Affordable housing is in the news these days as New York City makes headlines for its efforts to build more housing at affordable rents. Whether it’s the “poor door” controversy or the de Blasio administration’s push to mandate developers to include affordable units in every development, a widespread and growing problem is coming into focus.
The “poor door” has set off a wave of criticism because the affordable units are in a separate section from the rest of the luxury high-rise, and low-income residents must enter through a separate door. They also do not have equal access to the building amenities. The reason for the separate entrance, developers argue, is cost.
As the president of the development company told the New York Times, having the affordable apartments incorporated into the condominium tower would have meant “giving away” the most valuable units.
“We wouldn’t be able to do affordable,” he said. “It wouldn’t make any financial sense.”
The affordable housing units in the high-rise were built as part of the local inclusionary zoning (IZ) ordinances. Under the program, in exchange for including affordable units in a market-rate development—and thus losing money on those units—municipalities allow developers to build more units (higher density) than the zoning allows. Each community has a different set of rules governing the program, but most IZ programs have three features: the density bonus, a share of total units to be set aside as affordable, and requirements for how long those units must remain affordable (and what constitutes “affordable).
Inclusionary zoning is neither a new program nor only a city program. The first IZ program began in Montgomery County, a suburban expanse just northeast of DC, in the mid-1970s. Given its longevity, the Montgomery County program offers several lessons for affordable housing efforts.
To start, like de Blasio’s new push in New York City, Montgomery County mandates that suburban developments of more than 20 units designate 12-15 percent of the total homes as affordable. If they do not, they do not break ground. In other locales, IZ is voluntary. That mandate, many say, gives the program teeth. Case in point: In Cambridge, Massachusetts, the initial IZ rule was voluntary and spanned 10 years, and not one home was built,according to a RAND analysis.
Another lesson learned from Maryland is that inclusionary zoning alone is not enough. A RAND report estimated that IZ programs nationally have produced only 150,000 units over several decades, a relative drop in the bucket. The Housing Choice Voucher Program, in contrast, serves approximately 2 million households and the Low Income Housing Tax Credit has created more than 2 million homes. And that’s still not enough.
In addition, homes built under IZ eventually return to market-rate homes. From 1976 to 2011, IZ in Montgomery County produced 13,000 affordable units. However, only about 2,300 affordable homes were left by the end of 2010, according to the HUD report, as the initial affordability timespans expired and the houses shifted to market rate.
This loss is distressing given that the demand for affordable housing continues to far outstrip supply. In addition to a range of policies that create affordable housing, such as IZ, housing vouchers, and tax credits, communities also need tools to preserve affordable housing over time.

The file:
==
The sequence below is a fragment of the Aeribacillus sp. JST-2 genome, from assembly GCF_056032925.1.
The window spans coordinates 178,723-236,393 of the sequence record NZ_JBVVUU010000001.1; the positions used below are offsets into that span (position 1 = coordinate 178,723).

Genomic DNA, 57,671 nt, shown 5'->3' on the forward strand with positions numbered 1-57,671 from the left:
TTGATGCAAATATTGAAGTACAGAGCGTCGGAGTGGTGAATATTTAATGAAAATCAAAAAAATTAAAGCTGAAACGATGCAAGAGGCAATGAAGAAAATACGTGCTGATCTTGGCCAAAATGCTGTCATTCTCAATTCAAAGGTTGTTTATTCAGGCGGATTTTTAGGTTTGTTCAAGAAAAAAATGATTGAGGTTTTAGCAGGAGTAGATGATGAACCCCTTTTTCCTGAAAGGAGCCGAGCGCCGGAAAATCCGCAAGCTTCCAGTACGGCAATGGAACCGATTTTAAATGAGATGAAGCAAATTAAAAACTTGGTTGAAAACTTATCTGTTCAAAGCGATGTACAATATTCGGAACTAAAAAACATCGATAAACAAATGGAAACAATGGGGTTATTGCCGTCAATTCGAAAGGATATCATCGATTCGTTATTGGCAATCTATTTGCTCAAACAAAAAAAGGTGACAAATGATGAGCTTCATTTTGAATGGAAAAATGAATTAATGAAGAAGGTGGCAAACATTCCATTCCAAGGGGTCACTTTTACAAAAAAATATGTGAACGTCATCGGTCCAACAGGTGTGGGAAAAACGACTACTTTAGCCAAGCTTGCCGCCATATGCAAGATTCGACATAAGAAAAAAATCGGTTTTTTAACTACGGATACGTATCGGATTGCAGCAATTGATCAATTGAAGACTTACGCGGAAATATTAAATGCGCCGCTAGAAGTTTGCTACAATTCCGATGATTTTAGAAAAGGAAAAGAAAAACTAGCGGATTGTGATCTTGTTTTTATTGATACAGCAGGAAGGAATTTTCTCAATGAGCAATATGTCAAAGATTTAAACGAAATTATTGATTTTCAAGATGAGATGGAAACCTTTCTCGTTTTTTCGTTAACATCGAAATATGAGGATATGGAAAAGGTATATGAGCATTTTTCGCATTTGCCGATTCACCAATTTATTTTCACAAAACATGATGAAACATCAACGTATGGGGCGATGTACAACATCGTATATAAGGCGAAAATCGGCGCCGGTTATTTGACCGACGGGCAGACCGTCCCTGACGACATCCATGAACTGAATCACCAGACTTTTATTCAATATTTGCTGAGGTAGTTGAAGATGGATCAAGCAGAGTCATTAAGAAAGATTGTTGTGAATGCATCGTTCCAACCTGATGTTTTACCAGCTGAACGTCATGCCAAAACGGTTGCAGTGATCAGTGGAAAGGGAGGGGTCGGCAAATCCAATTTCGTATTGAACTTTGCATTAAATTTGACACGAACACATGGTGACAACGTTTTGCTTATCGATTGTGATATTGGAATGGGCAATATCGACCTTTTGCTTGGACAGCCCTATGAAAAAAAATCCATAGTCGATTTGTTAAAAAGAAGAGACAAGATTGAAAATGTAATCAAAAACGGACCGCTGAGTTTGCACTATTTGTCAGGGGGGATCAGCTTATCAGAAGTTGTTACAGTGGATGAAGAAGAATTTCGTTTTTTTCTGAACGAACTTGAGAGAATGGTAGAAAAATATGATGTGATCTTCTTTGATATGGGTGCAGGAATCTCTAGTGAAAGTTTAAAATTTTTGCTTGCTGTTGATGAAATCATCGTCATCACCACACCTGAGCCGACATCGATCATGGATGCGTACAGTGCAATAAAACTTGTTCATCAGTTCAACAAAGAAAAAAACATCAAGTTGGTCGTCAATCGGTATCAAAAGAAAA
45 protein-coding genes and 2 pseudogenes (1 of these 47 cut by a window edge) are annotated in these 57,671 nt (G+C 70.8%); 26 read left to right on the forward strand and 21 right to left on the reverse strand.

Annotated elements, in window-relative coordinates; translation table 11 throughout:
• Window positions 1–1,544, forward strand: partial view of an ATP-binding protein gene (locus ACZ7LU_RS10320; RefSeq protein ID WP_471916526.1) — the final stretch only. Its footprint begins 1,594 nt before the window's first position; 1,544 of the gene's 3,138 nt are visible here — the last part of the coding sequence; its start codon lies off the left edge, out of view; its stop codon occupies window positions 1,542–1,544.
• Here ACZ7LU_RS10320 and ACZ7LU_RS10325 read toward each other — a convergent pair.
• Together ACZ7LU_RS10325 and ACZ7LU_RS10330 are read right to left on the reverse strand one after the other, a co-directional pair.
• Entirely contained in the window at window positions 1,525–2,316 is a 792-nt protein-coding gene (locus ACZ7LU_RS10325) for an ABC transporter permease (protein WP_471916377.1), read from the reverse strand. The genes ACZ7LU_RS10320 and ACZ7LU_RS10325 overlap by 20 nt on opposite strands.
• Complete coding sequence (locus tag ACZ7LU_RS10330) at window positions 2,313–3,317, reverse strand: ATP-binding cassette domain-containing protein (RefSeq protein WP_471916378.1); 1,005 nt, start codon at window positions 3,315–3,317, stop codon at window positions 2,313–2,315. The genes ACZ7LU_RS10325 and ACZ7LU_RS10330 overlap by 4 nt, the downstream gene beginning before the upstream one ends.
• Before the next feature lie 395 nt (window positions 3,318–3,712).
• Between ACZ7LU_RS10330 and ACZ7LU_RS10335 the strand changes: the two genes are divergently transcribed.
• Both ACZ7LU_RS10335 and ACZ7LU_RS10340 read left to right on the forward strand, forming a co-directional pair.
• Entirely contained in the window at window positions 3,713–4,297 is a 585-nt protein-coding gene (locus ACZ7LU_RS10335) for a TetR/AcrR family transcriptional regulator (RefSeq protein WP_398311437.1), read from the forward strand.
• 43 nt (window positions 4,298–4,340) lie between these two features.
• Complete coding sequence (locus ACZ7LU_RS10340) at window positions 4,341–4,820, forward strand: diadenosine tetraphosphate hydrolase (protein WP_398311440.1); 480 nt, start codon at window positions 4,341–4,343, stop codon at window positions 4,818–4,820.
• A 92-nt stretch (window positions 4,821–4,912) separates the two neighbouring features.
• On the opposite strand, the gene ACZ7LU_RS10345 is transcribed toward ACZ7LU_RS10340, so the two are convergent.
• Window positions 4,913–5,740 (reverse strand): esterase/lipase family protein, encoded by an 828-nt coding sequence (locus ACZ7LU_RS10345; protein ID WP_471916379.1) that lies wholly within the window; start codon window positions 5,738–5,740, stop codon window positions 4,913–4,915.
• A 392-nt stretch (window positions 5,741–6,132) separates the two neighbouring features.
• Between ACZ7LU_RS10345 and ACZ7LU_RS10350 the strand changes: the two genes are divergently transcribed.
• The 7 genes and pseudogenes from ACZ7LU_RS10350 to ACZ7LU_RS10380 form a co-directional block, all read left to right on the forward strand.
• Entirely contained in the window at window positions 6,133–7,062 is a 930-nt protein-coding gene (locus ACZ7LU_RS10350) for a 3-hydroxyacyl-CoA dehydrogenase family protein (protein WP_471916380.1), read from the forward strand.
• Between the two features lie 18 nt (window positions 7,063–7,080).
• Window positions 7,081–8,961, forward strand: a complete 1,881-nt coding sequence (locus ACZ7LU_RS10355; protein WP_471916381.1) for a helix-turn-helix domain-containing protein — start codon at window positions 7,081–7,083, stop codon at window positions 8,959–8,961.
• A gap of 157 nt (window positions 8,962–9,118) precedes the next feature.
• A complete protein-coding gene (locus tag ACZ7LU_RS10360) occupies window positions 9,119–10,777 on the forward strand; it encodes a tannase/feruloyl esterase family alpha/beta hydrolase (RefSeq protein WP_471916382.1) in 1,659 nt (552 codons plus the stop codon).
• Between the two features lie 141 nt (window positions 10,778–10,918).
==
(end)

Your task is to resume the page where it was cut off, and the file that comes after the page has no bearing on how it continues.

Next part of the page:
The Housing Partnership Equity Trust (HPET) is one promising model that combines private and philanthropic dollars to help preserve affordable housing units—whether they are at risk of being redeveloped into higher-price condos or they are expiring LIHTC properties. A product of the Housing Partnership Network, HPET operates as a real estate investment trust that pools funds from philanthropies coupled with debt-funding by major banks. Investors secure a stable return on their investments, while simultaneously providing stable housing to low-income households and improving the building’s environmental impact. Other innovative financing options that leverage public and private funds include the Golden State Acquisition Fund in California or the HOPE SF fund in the Bay Area. The federal and local governments are also experimenting with new models and programs to both expand and preserve affordable housing options.
These tools must also consider local conditions and community needs.
As we wrote in May, the affordable housing crunch often looks different in the suburbs than in central cities, and responses must recognize these unique conditions. In central Atlanta, for example, they might build affordable townhomes to counteract gentrification, but in the suburbs, that kind of concentrated, single-project approach will be less effective. “A scattered approach in housing and community development over a larger geography is more effective than it is in inner-city neighborhoods,” said John O-Callaghan, president and CEO of the Atlanta Neighborhood Development Partnership (ANDP).
And sometimes, the suburbs are simply overlooked altogether. As we wrote in February:
“Researchers at the University of Minnesota … argue that too much federal funding for affordable housing is going to Minneapolis and St. Paul neighborhoods at the expense of fast-growing suburbs. … In part, the focus on urban housing stems from the regional Met Council’s emphasis on locating affordable housing near transit lines to ensure connectivity. Many suburbs lack transit access, and thus end up missing out on affordable housing opportunities even if they want to develop more affordable units.”
In many respects, the “poor door” controversy in New York City masks a much larger metro-wide problem. As poverty continues to grow in the suburbs, the issue of affordability will only intensify. New solutions are needed, both in cities like New York and suburbs across the metro landscape.
Photo credit: Flickr user @MDGovpics